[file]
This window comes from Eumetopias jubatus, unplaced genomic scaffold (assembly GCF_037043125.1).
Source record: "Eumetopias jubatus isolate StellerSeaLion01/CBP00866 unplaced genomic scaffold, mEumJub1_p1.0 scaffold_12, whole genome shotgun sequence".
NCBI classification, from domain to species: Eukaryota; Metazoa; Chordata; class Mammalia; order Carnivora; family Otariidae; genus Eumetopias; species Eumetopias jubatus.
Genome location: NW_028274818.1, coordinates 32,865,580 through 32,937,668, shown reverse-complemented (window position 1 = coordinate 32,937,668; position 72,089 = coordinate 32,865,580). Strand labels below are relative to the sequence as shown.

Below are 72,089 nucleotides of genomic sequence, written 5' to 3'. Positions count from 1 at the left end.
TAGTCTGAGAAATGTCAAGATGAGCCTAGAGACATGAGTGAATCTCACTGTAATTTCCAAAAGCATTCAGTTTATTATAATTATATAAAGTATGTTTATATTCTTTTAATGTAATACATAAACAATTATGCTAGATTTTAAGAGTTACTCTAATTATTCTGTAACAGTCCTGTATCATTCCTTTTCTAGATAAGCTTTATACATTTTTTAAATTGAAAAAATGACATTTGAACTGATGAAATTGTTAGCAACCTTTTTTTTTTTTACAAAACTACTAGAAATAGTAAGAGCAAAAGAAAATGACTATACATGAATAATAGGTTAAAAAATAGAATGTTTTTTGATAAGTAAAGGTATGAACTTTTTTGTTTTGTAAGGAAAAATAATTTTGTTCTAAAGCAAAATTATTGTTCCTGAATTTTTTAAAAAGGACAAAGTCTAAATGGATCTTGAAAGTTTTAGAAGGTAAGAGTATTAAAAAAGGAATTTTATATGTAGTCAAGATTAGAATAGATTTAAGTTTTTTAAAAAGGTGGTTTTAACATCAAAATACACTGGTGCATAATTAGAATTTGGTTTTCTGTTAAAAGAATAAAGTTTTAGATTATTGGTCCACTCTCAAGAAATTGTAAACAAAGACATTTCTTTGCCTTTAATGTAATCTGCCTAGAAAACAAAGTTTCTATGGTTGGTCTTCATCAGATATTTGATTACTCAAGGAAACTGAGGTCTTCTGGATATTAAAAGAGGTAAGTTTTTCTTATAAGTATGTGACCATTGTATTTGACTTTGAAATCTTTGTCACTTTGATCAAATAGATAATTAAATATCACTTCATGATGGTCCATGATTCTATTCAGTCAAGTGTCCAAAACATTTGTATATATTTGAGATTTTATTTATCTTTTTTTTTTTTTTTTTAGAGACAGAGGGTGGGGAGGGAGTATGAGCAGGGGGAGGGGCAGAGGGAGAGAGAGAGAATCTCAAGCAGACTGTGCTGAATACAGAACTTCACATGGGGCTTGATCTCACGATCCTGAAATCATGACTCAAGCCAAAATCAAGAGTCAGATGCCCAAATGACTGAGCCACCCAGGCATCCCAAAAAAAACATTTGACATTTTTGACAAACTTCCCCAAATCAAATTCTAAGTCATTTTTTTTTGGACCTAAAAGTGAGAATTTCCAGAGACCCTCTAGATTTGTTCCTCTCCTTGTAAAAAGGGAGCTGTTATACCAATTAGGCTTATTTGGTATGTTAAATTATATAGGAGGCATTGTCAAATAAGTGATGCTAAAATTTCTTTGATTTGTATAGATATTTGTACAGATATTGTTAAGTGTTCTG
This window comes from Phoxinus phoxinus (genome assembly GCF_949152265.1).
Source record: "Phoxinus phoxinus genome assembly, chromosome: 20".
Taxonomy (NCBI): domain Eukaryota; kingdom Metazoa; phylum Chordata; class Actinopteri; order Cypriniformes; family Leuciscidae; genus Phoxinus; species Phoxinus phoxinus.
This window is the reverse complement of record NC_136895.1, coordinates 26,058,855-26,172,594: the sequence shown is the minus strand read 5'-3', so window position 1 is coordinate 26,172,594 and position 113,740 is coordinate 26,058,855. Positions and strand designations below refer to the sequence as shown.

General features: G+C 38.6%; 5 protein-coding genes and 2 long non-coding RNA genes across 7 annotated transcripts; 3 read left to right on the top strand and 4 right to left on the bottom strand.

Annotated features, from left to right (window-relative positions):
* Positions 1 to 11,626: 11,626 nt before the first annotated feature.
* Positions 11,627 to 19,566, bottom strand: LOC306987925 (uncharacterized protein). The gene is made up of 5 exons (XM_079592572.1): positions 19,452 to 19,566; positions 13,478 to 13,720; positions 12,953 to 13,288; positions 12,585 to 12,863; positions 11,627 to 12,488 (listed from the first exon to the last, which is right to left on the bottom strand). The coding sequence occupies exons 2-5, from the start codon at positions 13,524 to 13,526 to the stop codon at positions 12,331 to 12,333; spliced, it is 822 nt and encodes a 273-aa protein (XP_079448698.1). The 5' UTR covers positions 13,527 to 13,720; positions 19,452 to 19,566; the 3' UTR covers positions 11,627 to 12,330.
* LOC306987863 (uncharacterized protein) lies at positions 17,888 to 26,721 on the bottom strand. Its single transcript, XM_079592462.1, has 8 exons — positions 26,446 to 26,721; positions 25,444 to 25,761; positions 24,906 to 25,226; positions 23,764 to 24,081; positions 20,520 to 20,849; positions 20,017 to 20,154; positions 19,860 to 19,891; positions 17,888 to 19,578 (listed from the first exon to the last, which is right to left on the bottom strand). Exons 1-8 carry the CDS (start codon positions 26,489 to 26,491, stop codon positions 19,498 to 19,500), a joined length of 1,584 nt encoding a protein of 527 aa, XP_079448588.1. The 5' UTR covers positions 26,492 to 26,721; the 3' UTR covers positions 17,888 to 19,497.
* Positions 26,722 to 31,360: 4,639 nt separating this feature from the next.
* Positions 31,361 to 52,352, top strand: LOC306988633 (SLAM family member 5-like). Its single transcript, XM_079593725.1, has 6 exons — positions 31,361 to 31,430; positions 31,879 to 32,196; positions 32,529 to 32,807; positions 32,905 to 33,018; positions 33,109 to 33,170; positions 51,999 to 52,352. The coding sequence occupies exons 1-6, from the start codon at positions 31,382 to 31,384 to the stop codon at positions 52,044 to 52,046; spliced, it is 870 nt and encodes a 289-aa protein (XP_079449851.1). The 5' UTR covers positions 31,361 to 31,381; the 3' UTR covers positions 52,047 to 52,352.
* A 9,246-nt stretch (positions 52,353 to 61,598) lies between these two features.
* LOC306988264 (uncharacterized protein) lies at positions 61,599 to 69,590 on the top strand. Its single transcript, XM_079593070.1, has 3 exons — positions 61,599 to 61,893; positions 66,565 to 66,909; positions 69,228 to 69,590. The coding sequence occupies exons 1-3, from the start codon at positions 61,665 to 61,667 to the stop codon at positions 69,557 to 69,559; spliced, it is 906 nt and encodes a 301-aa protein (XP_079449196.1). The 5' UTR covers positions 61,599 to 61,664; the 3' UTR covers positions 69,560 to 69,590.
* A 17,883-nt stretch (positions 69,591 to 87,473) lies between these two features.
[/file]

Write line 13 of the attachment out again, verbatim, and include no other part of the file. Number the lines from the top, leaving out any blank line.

* Positions 1 to 11,626: 11,626 nt before the first annotated feature.